Wednesday 26 October 2016

Dublin needs 3,000 hotel rooms or it will continue to lose trade

Peter Flanagan, Gavin Mcloughlin and Louise Kelly

Published 06/11/2015 | 02:30

JLL senior vice president for hotels Daniel O'Connor
JLL senior vice president for hotels Daniel O'Connor

Dublin needs as many as 3,000 new hotel rooms or it will continue to lose out on events like the Web Summit, a new report warns.

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The report from property agents Jones Lang Lasalle (JLL) said barely 500 hotel rooms were built in Dublin since 2010 - and only 300 are due to be added by the end of next year.

As a result, occupancy rates in the city stand at 84pc. There are about 19,000 hotel rooms in Dublin at present, but that needs to increase to 22,000.

The report came as a bitter row broke out over who was to blame for high hotel prices during the Web Summits in Dublin over recent years.

Web Summit organisers claimed that the high cost of hotels had been one of the reasons why they were moving the event to Lisbon next year.

But hoteliers slated the Summit's claim that the industry jacked up its prices for the event, and said they offered thousands of rooms at low prices for the week but were rejected by the event organisers.

In a strongly worded statement the Irish Hotels Federation (IHF) said it offered 3,000 "bed nights" that could be block booked for the Web Summit during talks it initiated with "senior members of the Web Summit team".

The IHF said that this facility - which is offered to organisers of many large events and conferences in Dublin - would have provided the organisers with "access to advance booking rates for thousands of hotel rooms at very competitive prices".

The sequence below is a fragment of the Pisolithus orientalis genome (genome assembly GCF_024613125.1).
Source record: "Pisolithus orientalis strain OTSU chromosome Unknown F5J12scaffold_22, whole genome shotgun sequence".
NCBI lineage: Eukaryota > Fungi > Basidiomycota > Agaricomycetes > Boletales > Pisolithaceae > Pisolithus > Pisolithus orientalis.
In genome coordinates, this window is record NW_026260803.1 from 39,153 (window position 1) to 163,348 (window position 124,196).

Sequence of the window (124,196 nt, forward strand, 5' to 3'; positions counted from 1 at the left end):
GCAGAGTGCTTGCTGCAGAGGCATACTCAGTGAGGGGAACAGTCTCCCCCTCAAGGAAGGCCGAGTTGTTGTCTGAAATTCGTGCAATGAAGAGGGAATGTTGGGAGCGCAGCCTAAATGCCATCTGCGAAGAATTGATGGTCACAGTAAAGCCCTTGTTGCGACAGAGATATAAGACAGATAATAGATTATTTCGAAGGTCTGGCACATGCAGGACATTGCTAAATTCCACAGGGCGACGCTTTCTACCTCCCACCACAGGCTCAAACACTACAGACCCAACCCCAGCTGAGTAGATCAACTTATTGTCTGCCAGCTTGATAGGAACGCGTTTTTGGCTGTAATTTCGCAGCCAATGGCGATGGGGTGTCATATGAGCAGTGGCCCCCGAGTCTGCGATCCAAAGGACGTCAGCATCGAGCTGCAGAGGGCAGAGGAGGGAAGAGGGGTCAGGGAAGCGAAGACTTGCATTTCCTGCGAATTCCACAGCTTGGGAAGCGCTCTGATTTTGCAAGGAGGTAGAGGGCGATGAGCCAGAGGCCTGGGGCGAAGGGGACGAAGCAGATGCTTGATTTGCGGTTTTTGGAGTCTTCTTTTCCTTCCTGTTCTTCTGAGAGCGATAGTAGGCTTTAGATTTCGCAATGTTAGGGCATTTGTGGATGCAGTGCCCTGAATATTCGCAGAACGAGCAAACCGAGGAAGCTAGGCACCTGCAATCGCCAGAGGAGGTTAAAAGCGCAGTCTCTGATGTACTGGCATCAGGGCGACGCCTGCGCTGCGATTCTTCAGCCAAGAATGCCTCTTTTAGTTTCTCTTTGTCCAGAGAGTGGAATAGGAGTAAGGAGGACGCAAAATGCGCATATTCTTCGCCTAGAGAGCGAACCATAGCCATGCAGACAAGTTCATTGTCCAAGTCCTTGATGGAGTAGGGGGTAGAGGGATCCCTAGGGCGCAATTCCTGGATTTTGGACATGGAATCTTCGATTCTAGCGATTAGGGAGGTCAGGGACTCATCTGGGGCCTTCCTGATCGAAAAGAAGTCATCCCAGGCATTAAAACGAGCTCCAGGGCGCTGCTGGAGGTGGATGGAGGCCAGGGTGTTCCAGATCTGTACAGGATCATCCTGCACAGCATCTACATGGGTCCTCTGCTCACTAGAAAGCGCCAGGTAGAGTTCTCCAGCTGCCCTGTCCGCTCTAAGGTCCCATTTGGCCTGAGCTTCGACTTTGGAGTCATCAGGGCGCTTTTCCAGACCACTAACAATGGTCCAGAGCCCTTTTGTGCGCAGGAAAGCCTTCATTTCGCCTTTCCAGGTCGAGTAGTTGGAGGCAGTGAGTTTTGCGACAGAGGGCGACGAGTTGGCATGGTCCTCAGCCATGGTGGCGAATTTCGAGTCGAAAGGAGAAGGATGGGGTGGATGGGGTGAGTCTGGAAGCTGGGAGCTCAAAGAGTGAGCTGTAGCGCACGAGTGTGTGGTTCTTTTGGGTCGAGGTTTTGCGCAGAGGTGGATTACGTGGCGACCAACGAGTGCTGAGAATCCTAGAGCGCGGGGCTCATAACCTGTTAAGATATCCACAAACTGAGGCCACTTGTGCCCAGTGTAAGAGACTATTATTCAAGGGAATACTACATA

"However, the Web Summit, for its own commercial reasons, decided not to avail of this facility and dealt separately with hotels on an individual basis," it said.

The federation added that in the weeks running up to the event its members offered more rooms at "similarly reduced rates" but the Web Summit also rejected that offer.

Web Summit head of communications Mike Harvey did not comment on the claims except to say that the summit was "pleased that the IHF recognises the importance of offering competitive rates to attract international attendees".

Dublin hotel prices will continue to rise, however, if availability remains an issue, according to JLL.

According to JLL, the average price of a room is now €127 - an increase of nearly a fifth in a year.

Revenue per available room - the key measure of profitability in the hotel industry - has jumped 23pc in the last year.

JLL senior vice president for hotels Daniel O'Connor said that even if those extra 3,000 rooms were to be built, there would still be little slack in the system.

"Improving levels of corporate and leisure bed night demand in Dublin city are fuelling the demand for new hotel developments," he said.

"Such is the strength of the Dublin hotel market, we estimate that average occupancy levels in the city would still remain at 80pc, even if 3,000 additional guest rooms were to come online today," he said.

A number of hoteliers are known to be assessing sites around Dublin - but even if construction started now it would be at least 12 to 18 months before they were finished.

Irish Independent

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